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R2elk
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Re: I'll gladly eat my words ...
In reply to luckyakash, Jan 21, 2013

luckyakash wrote:

MilSooper wrote:

rovingtim wrote:

if a new 4/3rds body or lens appears. That last serious effort was the warmed over E3 called an E5. The 150 macro was cancelled.

The tea leaves indicate that, for now, 4/3rds is at an end. Everything is looking m4/3rds.

Would you like salt and pepper?

You saying?

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He isn't saying anything but that is the best news I have heard in a very long time.

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Roger Engelken
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Re: Future of Four-Thirds, tea leaves and lottery numbers
In reply to Darrell500, Jan 21, 2013

With the purchase of the 35-100 SHG ZD lens two weeks ago, I have completed my set of those lenses.  Depending on your point of view, a fire sale now and then is not a bad thing 

Of course now I own them so then a fire sale could be considered a bad thing. 

With all this, who needs tea leaves and lottery numbers.

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Craig from Nevada
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Re: Future of Four-Thirds, tea leaves and lottery numbers
In reply to Roger Engelken, Jan 21, 2013

Roger Engelken wrote:

With the purchase of the 35-100 SHG ZD lens two weeks ago, I have completed my set of those lenses. Depending on your point of view, a fire sale now and then is not a bad thing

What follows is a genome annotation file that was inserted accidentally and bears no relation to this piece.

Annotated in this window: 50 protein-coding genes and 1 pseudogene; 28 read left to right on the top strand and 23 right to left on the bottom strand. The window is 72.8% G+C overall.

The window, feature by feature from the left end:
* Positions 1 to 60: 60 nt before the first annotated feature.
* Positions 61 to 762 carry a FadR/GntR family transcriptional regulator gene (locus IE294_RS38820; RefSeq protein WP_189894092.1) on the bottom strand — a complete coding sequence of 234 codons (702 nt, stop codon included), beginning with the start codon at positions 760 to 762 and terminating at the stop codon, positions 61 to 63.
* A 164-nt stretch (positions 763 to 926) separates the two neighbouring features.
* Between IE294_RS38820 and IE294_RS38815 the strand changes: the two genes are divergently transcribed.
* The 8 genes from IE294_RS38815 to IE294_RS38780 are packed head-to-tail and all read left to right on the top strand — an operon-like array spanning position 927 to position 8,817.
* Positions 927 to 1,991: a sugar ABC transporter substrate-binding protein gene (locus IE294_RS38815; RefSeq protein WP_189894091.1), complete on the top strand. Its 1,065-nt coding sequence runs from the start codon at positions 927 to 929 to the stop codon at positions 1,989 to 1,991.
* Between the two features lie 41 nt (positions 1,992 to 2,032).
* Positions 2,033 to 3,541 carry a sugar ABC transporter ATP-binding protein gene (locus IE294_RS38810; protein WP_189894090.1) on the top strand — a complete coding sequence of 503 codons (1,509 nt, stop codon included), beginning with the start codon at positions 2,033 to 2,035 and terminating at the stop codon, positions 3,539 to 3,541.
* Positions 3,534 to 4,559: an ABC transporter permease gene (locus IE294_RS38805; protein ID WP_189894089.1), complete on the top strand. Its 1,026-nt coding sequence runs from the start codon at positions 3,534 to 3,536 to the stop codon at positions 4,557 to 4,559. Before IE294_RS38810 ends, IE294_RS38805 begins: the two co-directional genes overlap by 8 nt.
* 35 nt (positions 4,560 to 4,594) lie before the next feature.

Of course now I own them so then a fire sale could be considered a bad thing.

With all this, who needs tea leaves and lottery numbers.

Dragging the 35-100mm obviates the need for gym membership.

You are saving money.

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ctlow
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Re: Future of Four-Thirds, tea leaves and lottery numbers
In reply to dave gaines, Jan 22, 2013

dave gaines wrote:

Did you copy something from this article? I only see your personal experiences here.

Sorry, I meant I copied it from my comments on a News article - didn't realize at first that I wasn't in a forum.

Anyway, thank for all of that, and to the many others with excellent observations and analysis. (Historicity Lawrence, for example.) I'm quite surprised at how busy this place is ... having visited dpreview.com for many years but "joining" just yesterday. What a lot of replies in a very short time!

I'm having difficulty finding out what kinds of sensors are in which cameras. I have found that the E-620 has a Panasonic Live MOS sensor. Is that good? What would be better? (Why?) Where would I find that? Apparently, all of the FT E-Series cameras use Panasonic sensors.